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WHERE THE ARTS COME ALIVE!

Making the arts accessible for all

MissionMoments


At the Center we strive to build community by bringing the arts directly to people throughout Northeast Wisconsin, but there are also initiatives happening in our building that are designed specifically to allow more people to enjoy the arts together.

From wheelchair accessible seating to power assisted doors, large print programs upon request and captioned performances, the Center strives to make the arts come alive for everyone.
“We try to offer as many options as possible so everyone in our community can enjoy the arts together and we empower our teams to do whatever necessary to make sure everyone is comfortable and able to enjoy the show,” said Steve Jahnke, manager of volunteer and audience services. 

The Center is the only theater in Wisconsin that hosts touring Broadway performances where a T-coil hearing loop system is installed so the hard of hearing can tap in to the sound system using their existing hearing aids or request a listening device.  In addition, American Sign Language and open captioning are available at select performances.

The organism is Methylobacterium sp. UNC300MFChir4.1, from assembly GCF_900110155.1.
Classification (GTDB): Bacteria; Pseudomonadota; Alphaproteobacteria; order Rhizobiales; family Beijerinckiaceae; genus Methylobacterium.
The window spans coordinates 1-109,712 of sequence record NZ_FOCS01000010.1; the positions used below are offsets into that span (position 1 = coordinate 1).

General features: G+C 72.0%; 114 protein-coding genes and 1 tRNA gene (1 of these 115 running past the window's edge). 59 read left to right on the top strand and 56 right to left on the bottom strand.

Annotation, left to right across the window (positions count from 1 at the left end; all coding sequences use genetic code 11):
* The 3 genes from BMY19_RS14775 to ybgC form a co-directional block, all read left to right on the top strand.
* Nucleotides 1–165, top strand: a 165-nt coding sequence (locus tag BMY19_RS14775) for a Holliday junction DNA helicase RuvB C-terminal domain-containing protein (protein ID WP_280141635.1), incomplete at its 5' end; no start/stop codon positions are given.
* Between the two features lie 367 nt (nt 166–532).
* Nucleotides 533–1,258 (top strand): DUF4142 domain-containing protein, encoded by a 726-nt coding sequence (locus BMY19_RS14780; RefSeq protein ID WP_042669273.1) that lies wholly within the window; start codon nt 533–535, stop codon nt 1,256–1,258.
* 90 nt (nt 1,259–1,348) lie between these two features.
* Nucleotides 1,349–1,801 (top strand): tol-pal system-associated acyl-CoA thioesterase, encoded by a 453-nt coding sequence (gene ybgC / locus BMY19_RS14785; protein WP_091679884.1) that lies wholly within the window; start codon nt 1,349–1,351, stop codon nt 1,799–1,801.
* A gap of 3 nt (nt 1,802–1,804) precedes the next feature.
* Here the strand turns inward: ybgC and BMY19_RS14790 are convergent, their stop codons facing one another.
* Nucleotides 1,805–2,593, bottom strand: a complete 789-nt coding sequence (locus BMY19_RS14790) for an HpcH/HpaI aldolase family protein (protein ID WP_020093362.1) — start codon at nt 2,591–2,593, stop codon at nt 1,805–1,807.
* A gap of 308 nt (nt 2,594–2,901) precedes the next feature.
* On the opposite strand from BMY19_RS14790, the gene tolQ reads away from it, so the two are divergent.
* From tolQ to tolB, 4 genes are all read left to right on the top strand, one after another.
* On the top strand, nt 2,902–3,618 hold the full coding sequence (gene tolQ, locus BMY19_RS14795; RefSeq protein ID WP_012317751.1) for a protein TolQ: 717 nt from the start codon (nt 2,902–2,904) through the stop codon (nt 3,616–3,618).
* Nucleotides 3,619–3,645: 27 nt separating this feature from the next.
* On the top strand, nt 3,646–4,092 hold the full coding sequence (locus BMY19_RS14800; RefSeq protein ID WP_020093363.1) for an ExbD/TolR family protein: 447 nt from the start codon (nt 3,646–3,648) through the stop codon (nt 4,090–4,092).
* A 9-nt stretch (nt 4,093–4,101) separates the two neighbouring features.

After last year’s performances of Chicago Children’s Theatre’s Red Kite, Brown Box and week of community autism programming, the Center is also exploring ways to add sensory friendly performances.  
Staff members and volunteers at the Center have also been trained to be dementia-aware and support patrons with memory loss through the Purple Angel Campaign.

“Our mission is to be a gathering place for the community, which means valuing everyone’s uniqueness and working on accommodations that make each patron feel comfortable and welcome so they can focus on enjoying the art,”  said director of event services, Jennifer DuPont.

Stevie Schmidt, who is an Annual Partner, Season Ticket Holder, and was a large advocate for the T-Coil Hearing Loop system, said that accessibility doesn’t just allow people to enjoy the arts, it allows people to enjoy a sense of community.

“The more people who share access to the arts, the more joy and satisfaction in life, the greater community pride for all of us,” Schmidt said.
 
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